Clayton Murzello: Ouch... that other 13-Test season!
Why former record-holder Yajurvindra Singh is happier now than he was in 1979-80, when India hosted the same number of Tests
Yajurvindra Singh being helped off the ground after getting hit on his nose in the 1979 Madras Test
Just like the recent India vs New Zealand and England Test series, the forthcoming India vs Australia four-game contest will see a ‘debutant’ Test venue.
Pune, after Indore and Rajkot which hosted Tests against New Zealand and England respectively, will open its Test chapter when India’s Virat Kohli walks out for the toss with Australia’s Steve Smith on February 23.
It will be a red-letter day for the Maharashtra Cricket Association, which in earlier years, was represented by some prominent first-class cricketers. Yajurvindra Singh, the former India player who equalled the then world record of five catches in an innings and seven in a Test — against England on his Test debut at Bangalore in 1976-77 — is one such player.
A recent picture of Yajurvindra
He was an important component in Maharashtra’s batting, bowling and fielding machinery through the 1970s. Yajurvindra is glad that Pune will host its first Test, just as he was delighted about Rajkot’s Test status since he represented Saurashtra as well. The ongoing 13-Test season rings a bell for Yajurvindra, who figured in the start of another 13-Test season in 1979-80 when Australia, followed by Pakistan and England (for the BCCI Golden Jubilee Test) came over. But sadly for him, he could figure in only one out of those 13 Tests. The other day, he told me his tale of woes.
Chennai played host to the first Test of India’s big 1979-80 season. Kim Hughes’ Australians clashed with Sunil Gavaskar’s India in the September heat. Hughes told me recently that the Indians felt the heat more because they had just returned from England while the Australians got acclimatised through their two warm-up games. On the last day of that drawn Test, Yajurvindra, fielding at forward short leg, was hit between the bridge of his nose and eyebrow by a firm Hughes shot. He was led off the field, but the injury was not serious enough for him to be dropped for the next Test at Bangalore. Had he not decided to abandon the visor of his £32 Duncan Fearnley helmet which he bought from England, he may have not suffered such damage. But the visor caused discomfort at times.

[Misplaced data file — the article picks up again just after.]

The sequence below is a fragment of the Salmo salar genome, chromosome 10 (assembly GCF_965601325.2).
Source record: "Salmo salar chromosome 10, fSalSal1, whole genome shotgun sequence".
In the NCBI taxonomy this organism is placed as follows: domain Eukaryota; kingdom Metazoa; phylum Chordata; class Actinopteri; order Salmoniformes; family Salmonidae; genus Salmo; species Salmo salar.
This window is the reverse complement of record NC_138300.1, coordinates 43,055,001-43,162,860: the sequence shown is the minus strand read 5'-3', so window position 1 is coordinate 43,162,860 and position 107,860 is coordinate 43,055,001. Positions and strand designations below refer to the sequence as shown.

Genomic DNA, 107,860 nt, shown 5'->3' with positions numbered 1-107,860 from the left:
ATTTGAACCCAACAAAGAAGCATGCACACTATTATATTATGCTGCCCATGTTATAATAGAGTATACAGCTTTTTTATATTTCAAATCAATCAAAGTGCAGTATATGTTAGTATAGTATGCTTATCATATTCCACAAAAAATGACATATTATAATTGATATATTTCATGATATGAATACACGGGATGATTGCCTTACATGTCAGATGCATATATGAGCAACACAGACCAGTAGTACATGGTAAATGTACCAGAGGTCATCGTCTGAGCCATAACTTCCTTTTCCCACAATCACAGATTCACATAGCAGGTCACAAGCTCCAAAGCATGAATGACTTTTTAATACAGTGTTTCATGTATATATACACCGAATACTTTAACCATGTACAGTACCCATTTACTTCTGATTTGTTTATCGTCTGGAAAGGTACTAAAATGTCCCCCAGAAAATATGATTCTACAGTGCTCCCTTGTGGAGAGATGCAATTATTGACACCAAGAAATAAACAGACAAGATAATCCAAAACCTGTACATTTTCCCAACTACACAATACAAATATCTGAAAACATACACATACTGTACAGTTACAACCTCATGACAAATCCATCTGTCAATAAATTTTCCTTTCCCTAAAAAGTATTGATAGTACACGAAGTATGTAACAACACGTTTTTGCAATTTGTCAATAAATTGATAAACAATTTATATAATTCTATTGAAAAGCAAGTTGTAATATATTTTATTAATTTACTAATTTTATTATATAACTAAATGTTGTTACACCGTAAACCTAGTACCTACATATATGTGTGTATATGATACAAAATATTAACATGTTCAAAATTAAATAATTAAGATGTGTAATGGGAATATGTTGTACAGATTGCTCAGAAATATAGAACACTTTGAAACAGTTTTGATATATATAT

The next Test was in Bangalore. While returning from net practice at Chinnaswamy Stadium on the first day when rain delayed the start by 95 minutes, Yajurvindra was stopped by late journalist Rajan Bala. “Rajan asked me whether I was fit to play. ‘Didn’t you see me batting in the nets, Rajan?’ I replied. I had just a tape on the injured part,” recalls Yajurvindra.
Australia won the toss and Hughes decided to bat. Yajurvindra continues: “The playing XI was announced the night before. Just as I was tying my bootlaces in between Sunil and Shivlal Yadav, I heard my teammates congratulating Yadav on being picked for his first Test. ‘So which spinner goes out,’ I asked Sunil. I got the shock of my life when he told me that I was not playing. He was apologetic and told me the selectors were not convinced that I was fit to play. I went crazy. I walked out of the dressing room with the rest of the team and vented my frustration at an area nearby where the Board members and selectors would normally sit. The journalists in the press box to the right of the dressing room could see what was happening. I was livid. I was never picked for India again.”
‘Tiger’ Pataudi, Yajurvindra’s mentor, happened to be in Bangalore. Pataudi made it a point to meet the 27-year-old angry young man that evening. By then, Yajurvindra was told by the Board to leave Bangalore for Mumbai. He recalls: “It was the worst moment in my cricketing life. There was nothing wrong with my eye which they (selectors and Board members) were bringing up.
“I visited Dr Jyotish Chandra ‘Joe’ Joshipura, the famous orthopaedic surgeon and ophthalmologist Dr Rahim Muljiani in Mumbai. Both said there was nothing wrong with me. In fact, I played a club match at Bombay Gymkhana the following Sunday, but the Board just wanted me out. I duly sent the medical reports to the Board.” Pataudi wrote in his Sportsworld magazine editorial that both doctors were “appropriate BCCI doctors in Bombay”.
He also wrote that, contrary to the doctors who attended to Yajurvindra in Bangalore, Dr Joshipura found no fracture, while Dr Muljiani confirmed that there were no traces of retinal edema.
The esteemed doctors’ clearance notwithstanding, Yajurvindra was never selected for India again.
His last innings for India was not pleasant either. Hughes summoned his former captain Graham Yallop, who bowled left-arm spin on Day Three. Yallop bowled a short delivery which kissed Yajurvindra’s glove en route to wicketkeeper Kevin Wright. He returned to the pavilion after a Test innings for the last time with 15 against his name. It was Yallop’s first and last wicket in Test cricket!
Yajurvindra’s nickname is Sunny, but not everything was sunny in his career. He may still be at his beloved Pune for its debut Test though, just like he was at Rajkot in November.
mid-day’s group sports editor Clayton Murzello is a purist with an open stance. He tweets @ClaytonMurzello. Send your feedback to email@example.com